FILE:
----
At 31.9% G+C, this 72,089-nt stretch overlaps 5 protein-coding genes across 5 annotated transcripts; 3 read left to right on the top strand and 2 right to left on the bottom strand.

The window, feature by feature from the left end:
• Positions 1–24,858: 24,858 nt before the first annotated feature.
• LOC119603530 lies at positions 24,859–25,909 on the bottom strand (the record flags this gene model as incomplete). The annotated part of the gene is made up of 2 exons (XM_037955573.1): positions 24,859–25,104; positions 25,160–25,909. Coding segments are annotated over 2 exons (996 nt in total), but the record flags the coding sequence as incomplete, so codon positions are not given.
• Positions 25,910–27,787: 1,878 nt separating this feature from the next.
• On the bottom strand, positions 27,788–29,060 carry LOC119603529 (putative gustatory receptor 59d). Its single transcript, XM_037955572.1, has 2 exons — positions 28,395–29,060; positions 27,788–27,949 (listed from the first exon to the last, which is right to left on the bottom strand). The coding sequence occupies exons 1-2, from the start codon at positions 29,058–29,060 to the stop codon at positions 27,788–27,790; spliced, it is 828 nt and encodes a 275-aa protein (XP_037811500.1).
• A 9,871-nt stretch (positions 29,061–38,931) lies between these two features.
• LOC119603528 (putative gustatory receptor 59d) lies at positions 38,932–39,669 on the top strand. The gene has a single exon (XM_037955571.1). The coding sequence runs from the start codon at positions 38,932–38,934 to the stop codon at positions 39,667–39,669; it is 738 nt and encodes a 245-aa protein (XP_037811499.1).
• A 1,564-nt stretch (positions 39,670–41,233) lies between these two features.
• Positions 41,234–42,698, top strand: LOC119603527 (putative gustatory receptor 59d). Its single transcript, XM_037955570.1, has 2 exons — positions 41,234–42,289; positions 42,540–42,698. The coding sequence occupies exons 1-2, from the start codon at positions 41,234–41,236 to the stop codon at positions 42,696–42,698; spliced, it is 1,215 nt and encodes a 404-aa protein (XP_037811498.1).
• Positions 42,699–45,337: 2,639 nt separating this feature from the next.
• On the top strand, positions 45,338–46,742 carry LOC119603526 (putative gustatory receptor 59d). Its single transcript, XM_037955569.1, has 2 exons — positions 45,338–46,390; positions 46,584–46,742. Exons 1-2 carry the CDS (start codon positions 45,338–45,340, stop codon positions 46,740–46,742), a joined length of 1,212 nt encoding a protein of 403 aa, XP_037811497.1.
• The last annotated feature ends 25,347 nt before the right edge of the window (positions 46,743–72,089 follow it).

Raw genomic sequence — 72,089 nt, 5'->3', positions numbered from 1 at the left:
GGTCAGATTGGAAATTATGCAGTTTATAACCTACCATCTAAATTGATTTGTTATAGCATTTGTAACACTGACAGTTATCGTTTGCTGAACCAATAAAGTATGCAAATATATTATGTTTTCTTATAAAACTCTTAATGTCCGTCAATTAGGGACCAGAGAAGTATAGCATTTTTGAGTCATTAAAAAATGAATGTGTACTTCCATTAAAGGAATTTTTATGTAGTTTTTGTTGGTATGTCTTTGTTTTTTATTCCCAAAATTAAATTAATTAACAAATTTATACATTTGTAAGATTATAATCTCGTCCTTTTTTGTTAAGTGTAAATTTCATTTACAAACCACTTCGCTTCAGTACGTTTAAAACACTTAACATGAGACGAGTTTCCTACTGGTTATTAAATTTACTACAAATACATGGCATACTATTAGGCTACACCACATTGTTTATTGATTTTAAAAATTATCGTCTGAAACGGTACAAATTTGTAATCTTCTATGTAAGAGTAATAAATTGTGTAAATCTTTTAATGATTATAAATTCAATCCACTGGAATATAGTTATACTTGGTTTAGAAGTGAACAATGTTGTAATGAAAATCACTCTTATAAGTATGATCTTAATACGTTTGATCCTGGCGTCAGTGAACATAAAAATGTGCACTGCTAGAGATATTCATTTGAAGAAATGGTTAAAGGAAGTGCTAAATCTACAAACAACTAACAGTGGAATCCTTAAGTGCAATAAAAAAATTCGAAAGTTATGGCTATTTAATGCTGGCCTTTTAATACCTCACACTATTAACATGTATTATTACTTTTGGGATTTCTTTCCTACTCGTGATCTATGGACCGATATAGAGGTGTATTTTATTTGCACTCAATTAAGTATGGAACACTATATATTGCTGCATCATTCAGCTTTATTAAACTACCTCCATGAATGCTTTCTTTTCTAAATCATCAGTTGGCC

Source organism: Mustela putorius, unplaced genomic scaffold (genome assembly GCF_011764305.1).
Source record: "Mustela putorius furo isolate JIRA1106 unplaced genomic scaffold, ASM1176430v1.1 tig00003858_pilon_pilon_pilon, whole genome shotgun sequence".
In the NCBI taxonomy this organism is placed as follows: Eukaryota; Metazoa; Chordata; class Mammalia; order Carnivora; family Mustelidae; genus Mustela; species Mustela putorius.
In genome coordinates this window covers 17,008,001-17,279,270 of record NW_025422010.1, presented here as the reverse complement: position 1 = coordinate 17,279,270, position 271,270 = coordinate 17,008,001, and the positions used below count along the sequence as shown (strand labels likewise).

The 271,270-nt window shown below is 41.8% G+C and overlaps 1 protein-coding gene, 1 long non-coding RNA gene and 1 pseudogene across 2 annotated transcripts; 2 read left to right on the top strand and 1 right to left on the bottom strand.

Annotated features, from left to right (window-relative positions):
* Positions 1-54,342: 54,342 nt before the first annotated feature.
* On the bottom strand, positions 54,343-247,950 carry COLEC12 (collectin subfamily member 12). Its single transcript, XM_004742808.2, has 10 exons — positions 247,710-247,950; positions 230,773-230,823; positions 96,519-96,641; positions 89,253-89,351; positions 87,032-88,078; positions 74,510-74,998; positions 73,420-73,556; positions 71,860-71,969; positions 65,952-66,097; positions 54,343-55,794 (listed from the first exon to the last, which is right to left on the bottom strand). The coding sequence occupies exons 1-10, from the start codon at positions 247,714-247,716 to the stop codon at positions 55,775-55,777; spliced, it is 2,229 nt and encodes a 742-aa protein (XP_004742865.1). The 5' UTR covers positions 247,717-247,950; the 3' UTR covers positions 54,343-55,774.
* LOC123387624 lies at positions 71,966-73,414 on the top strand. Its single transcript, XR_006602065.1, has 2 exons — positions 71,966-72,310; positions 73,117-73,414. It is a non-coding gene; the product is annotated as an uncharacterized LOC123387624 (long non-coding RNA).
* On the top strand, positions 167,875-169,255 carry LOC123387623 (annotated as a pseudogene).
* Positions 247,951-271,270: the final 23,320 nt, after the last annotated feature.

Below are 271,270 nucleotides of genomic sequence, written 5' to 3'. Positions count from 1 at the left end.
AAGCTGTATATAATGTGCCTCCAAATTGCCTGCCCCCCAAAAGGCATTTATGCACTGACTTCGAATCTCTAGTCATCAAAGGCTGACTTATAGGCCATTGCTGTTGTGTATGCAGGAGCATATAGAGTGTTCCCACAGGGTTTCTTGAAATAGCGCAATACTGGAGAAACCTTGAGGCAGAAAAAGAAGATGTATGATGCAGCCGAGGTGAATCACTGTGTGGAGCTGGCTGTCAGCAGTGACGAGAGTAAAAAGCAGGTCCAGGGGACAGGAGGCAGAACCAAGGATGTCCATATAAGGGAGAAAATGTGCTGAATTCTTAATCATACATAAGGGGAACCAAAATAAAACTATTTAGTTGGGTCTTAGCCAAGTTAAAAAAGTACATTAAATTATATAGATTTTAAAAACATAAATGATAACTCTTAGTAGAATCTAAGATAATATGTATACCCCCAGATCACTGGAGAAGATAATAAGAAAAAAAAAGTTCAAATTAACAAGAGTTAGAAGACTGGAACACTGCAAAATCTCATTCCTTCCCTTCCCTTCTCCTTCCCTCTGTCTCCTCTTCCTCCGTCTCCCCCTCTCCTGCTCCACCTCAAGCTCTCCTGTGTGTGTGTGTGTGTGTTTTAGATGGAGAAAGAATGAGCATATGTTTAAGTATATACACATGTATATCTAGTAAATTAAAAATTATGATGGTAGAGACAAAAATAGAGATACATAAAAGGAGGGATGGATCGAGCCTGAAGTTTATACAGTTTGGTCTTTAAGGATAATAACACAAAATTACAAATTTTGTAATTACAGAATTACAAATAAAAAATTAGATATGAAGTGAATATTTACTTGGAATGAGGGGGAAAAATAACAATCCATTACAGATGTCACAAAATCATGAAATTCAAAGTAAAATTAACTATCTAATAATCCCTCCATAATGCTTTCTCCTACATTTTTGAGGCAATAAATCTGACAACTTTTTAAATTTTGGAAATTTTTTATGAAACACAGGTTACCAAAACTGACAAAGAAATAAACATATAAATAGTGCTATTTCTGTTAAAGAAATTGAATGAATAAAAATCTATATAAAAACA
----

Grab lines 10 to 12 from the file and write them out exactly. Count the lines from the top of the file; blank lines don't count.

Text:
• Positions 41,234–42,698, top strand: LOC119603527 (putative gustatory receptor 59d). Its single transcript, XM_037955570.1, has 2 exons — positions 41,234–42,289; positions 42,540–42,698. The coding sequence occupies exons 1-2, from the start codon at positions 41,234–41,236 to the stop codon at positions 42,696–42,698; spliced, it is 1,215 nt and encodes a 404-aa protein (XP_037811498.1).
• Positions 42,699–45,337: 2,639 nt separating this feature from the next.
• On the top strand, positions 45,338–46,742 carry LOC119603526 (putative gustatory receptor 59d). Its single transcript, XM_037955569.1, has 2 exons — positions 45,338–46,390; positions 46,584–46,742. Exons 1-2 carry the CDS (start codon positions 45,338–45,340, stop codon positions 46,740–46,742), a joined length of 1,212 nt encoding a protein of 403 aa, XP_037811497.1.